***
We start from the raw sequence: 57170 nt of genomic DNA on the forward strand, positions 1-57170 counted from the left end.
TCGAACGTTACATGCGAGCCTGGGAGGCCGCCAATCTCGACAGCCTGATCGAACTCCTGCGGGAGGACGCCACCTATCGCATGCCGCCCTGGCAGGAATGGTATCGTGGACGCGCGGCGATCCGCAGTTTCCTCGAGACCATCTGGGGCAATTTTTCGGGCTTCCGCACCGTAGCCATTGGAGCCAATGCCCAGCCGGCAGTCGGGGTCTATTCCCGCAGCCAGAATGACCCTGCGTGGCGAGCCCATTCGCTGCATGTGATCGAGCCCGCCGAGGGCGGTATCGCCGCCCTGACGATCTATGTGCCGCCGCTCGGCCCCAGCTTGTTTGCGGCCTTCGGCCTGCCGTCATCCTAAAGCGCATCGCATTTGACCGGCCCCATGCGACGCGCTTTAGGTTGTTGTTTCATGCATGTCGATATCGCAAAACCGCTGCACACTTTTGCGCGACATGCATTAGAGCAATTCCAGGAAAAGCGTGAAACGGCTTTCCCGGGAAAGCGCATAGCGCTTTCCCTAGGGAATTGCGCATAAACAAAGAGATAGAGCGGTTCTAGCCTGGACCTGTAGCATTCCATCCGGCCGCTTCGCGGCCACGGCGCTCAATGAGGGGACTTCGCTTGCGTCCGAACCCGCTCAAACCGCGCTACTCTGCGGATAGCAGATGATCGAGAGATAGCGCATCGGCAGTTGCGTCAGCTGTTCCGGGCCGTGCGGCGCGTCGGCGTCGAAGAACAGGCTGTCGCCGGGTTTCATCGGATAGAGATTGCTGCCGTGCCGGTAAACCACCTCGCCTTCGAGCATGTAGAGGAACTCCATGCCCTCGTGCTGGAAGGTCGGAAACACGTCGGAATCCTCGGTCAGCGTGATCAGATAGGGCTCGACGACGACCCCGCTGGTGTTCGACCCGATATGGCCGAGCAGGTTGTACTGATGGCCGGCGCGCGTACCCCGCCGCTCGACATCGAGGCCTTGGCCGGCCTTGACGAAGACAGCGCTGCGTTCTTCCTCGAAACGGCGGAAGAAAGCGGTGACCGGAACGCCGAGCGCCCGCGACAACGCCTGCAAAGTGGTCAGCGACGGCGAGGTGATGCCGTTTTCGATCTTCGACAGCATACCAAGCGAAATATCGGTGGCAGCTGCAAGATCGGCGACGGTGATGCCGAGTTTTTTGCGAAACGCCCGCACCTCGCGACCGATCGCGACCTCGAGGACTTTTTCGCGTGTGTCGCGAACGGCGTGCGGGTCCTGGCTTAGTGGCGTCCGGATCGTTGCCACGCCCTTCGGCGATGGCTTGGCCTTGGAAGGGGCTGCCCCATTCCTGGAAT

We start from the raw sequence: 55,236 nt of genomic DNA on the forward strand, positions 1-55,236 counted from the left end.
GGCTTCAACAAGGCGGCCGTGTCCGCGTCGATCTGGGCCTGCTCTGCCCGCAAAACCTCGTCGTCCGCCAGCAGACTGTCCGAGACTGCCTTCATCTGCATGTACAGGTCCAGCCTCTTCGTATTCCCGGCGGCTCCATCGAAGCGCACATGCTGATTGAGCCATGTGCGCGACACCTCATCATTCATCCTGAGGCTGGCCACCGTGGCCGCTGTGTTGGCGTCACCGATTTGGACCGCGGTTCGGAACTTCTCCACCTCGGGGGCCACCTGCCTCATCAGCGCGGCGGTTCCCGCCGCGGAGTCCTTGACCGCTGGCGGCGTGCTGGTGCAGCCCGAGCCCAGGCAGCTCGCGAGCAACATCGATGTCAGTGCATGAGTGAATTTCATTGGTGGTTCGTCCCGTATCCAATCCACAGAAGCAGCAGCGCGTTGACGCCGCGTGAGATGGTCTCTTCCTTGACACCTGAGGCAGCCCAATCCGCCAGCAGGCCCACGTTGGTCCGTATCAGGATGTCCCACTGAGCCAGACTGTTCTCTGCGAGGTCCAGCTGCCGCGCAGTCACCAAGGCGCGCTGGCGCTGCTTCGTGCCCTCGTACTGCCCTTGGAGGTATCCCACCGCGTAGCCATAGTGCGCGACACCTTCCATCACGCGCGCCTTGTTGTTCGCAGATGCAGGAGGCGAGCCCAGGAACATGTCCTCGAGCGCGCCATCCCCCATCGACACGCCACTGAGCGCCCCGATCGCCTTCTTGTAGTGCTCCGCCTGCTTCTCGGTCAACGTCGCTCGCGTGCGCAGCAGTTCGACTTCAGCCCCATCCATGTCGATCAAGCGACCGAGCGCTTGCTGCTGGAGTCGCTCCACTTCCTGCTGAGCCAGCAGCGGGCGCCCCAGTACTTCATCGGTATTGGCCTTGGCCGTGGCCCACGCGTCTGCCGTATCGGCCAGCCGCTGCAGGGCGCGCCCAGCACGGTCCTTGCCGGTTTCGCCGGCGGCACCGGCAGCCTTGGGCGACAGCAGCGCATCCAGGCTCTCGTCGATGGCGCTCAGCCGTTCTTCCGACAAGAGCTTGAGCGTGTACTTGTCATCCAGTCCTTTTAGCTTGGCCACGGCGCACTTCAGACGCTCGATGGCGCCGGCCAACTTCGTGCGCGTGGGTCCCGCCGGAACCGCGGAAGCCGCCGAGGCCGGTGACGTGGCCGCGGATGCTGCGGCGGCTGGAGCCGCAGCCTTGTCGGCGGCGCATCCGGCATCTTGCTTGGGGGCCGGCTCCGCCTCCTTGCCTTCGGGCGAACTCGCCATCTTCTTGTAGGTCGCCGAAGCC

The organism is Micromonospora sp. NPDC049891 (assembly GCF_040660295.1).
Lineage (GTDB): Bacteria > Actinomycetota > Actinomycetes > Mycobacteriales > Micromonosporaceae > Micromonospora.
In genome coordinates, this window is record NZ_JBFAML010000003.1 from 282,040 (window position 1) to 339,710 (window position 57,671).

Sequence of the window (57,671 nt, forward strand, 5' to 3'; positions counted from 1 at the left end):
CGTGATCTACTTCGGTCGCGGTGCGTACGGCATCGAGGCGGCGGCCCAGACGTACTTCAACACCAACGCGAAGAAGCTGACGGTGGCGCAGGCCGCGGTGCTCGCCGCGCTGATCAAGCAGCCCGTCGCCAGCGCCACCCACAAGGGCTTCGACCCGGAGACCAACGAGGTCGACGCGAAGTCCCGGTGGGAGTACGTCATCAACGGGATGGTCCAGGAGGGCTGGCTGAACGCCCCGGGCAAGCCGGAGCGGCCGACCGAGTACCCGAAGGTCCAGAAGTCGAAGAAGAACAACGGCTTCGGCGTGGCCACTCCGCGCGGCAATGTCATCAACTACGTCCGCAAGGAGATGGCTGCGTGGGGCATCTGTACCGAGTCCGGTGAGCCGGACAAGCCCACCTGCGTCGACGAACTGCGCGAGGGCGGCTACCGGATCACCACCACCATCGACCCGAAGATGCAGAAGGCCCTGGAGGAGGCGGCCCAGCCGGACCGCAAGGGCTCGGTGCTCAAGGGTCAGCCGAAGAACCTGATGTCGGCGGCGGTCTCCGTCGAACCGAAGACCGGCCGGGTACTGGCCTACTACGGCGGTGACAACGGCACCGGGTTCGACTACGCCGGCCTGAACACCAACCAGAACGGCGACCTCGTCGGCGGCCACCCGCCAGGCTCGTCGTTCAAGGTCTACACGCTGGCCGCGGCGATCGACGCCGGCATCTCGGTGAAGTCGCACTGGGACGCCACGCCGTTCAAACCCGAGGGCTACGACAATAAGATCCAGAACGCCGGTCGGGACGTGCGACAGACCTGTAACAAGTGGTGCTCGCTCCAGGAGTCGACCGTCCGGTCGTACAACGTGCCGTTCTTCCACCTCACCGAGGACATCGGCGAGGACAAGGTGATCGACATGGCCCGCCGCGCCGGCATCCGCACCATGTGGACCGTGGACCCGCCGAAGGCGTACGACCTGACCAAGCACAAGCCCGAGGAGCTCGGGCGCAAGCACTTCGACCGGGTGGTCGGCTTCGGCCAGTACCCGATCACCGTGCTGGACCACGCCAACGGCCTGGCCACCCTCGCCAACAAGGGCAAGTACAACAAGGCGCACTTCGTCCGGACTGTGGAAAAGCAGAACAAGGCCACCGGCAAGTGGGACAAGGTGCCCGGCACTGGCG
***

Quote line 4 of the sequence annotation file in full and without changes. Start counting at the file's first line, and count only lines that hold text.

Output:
GGCTTCAACAAGGCGGCCGTGTCCGCGTCGATCTGGGCCTGCTCTGCCCGCAAAACCTCGTCGTCCGCCAGCAGACTGTCCGAGACTGCCTTCATCTGCATGTACAGGTCCAGCCTCTTCGTATTCCCGGCGGCTCCATCGAAGCGCACATGCTGATTGAGCCATGTGCGCGACACCTCATCATTCATCCTGAGGCTGGCCACCGTGGCCGCTGTGTTGGCGTCACCGATTTGGACCGCGGTTCGGAACTTCTCCACCTCGGGGGCCACCTGCCTCATCAGCGCGGCGGTTCCCGCCGCGGAGTCCTTGACCGCTGGCGGCGTGCTGGTGCAGCCCGAGCCCAGGCAGCTCGCGAGCAACATCGATGTCAGTGCATGAGTGAATTTCATTGGTGGTTCGTCCCGTATCCAATCCACAGAAGCAGCAGCGCGTTGACGCCGCGTGAGATGGTCTCTTCCTTGACACCTGAGGCAGCCCAATCCGCCAGCAGGCCCACGTTGGTCCGTATCAGGATGTCCCACTGAGCCAGACTGTTCTCTGCGAGGTCCAGCTGCCGCGCAGTCACCAAGGCGCGCTGGCGCTGCTTCGTGCCCTCGTACTGCCCTTGGAGGTATCCCACCGCGTAGCCATAGTGCGCGACACCTTCCATCACGCGCGCCTTGTTGTTCGCAGATGCAGGAGGCGAGCCCAGGAACATGTCCTCGAGCGCGCCATCCCCCATCGACACGCCACTGAGCGCCCCGATCGCCTTCTTGTAGTGCTCCGCCTGCTTCTCGGTCAACGTCGCTCGCGTGCGCAGCAGTTCGACTTCAGCCCCATCCATGTCGATCAAGCGACCGAGCGCTTGCTGCTGGAGTCGCTCCACTTCCTGCTGAGCCAGCAGCGGGCGCCCCAGTACTTCATCGGTATTGGCCTTGGCCGTGGCCCACGCGTCTGCCGTATCGGCCAGCCGCTGCAGGGCGCGCCCAGCACGGTCCTTGCCGGTTTCGCCGGCGGCACCGGCAGCCTTGGGCGACAGCAGCGCATCCAGGCTCTCGTCGATGGCGCTCAGCCGTTCTTCCGACAAGAGCTTGAGCGTGTACTTGTCATCCAGTCCTTTTAGCTTGGCCACGGCGCACTTCAGACGCTCGATGGCGCCGGCCAACTTCGTGCGCGTGGGTCCCGCCGGAACCGCGGAAGCCGCCGAGGCCGGTGACGTGGCCGCGGATGCTGCGGCGGCTGGAGCCGCAGCCTTGTCGGCGGCGCATCCGGCATCTTGCTTGGGGGCCGGCTCCGCCTCCTTGCCTTCGGGCGAACTCGCCATCTTCTTGTAGGTCGCCGAAGCC